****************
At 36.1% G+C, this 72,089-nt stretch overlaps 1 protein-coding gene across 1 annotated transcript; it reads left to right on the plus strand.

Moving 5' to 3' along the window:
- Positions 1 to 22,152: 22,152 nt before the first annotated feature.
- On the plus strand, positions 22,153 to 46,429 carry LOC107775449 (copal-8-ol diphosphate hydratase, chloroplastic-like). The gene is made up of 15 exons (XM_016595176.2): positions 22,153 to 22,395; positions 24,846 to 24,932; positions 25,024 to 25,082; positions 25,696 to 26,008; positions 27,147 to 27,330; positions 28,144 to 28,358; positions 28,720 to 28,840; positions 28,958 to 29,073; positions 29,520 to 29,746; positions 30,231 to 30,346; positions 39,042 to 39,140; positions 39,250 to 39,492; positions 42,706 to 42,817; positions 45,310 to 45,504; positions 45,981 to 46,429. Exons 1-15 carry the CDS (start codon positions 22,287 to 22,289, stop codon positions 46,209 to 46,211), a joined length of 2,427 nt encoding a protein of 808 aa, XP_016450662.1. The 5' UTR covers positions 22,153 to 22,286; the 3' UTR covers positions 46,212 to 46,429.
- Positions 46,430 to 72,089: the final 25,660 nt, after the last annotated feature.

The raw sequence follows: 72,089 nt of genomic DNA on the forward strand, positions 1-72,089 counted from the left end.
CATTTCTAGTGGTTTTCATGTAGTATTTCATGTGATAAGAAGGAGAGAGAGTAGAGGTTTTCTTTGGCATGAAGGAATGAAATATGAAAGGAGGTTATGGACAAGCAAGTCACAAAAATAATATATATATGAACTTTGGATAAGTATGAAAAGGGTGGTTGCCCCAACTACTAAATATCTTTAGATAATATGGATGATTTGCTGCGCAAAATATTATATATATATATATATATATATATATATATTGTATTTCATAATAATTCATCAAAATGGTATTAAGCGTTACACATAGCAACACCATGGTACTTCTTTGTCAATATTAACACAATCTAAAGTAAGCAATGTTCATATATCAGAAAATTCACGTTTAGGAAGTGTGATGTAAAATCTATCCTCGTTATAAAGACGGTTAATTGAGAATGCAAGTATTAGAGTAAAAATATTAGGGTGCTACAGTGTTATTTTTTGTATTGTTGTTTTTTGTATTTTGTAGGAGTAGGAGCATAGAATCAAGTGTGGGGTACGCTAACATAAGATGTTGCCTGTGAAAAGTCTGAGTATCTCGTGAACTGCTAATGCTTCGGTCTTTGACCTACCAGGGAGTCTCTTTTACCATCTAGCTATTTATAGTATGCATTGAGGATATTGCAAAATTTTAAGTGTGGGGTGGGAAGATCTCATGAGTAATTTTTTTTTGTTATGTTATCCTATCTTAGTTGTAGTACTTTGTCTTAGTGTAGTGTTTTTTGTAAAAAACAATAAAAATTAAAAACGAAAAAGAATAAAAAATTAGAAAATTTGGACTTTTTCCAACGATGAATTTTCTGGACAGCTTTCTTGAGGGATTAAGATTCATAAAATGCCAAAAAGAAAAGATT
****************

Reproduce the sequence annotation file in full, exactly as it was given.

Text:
At 36.1% G+C, this 72,089-nt stretch overlaps 1 protein-coding gene across 1 annotated transcript; it reads left to right on the plus strand.

Moving 5' to 3' along the window:
- Positions 1 to 22,152: 22,152 nt before the first annotated feature.
- On the plus strand, positions 22,153 to 46,429 carry LOC107775449 (copal-8-ol diphosphate hydratase, chloroplastic-like). The gene is made up of 15 exons (XM_016595176.2): positions 22,153 to 22,395; positions 24,846 to 24,932; positions 25,024 to 25,082; positions 25,696 to 26,008; positions 27,147 to 27,330; positions 28,144 to 28,358; positions 28,720 to 28,840; positions 28,958 to 29,073; positions 29,520 to 29,746; positions 30,231 to 30,346; positions 39,042 to 39,140; positions 39,250 to 39,492; positions 42,706 to 42,817; positions 45,310 to 45,504; positions 45,981 to 46,429. Exons 1-15 carry the CDS (start codon positions 22,287 to 22,289, stop codon positions 46,209 to 46,211), a joined length of 2,427 nt encoding a protein of 808 aa, XP_016450662.1. The 5' UTR covers positions 22,153 to 22,286; the 3' UTR covers positions 46,212 to 46,429.
- Positions 46,430 to 72,089: the final 25,660 nt, after the last annotated feature.

The raw sequence follows: 72,089 nt of genomic DNA on the forward strand, positions 1-72,089 counted from the left end.
CATTTCTAGTGGTTTTCATGTAGTATTTCATGTGATAAGAAGGAGAGAGAGTAGAGGTTTTCTTTGGCATGAAGGAATGAAATATGAAAGGAGGTTATGGACAAGCAAGTCACAAAAATAATATATATATGAACTTTGGATAAGTATGAAAAGGGTGGTTGCCCCAACTACTAAATATCTTTAGATAATATGGATGATTTGCTGCGCAAAATATTATATATATATATATATATATATATATATATTGTATTTCATAATAATTCATCAAAATGGTATTAAGCGTTACACATAGCAACACCATGGTACTTCTTTGTCAATATTAACACAATCTAAAGTAAGCAATGTTCATATATCAGAAAATTCACGTTTAGGAAGTGTGATGTAAAATCTATCCTCGTTATAAAGACGGTTAATTGAGAATGCAAGTATTAGAGTAAAAATATTAGGGTGCTACAGTGTTATTTTTTGTATTGTTGTTTTTTGTATTTTGTAGGAGTAGGAGCATAGAATCAAGTGTGGGGTACGCTAACATAAGATGTTGCCTGTGAAAAGTCTGAGTATCTCGTGAACTGCTAATGCTTCGGTCTTTGACCTACCAGGGAGTCTCTTTTACCATCTAGCTATTTATAGTATGCATTGAGGATATTGCAAAATTTTAAGTGTGGGGTGGGAAGATCTCATGAGTAATTTTTTTTTGTTATGTTATCCTATCTTAGTTGTAGTACTTTGTCTTAGTGTAGTGTTTTTTGTAAAAAACAATAAAAATTAAAAACGAAAAAGAATAAAAAATTAGAAAATTTGGACTTTTTCCAACGATGAATTTTCTGGACAGCTTTCTTGAGGGATTAAGATTCATAAAATGCCAAAAAGAAAAGATT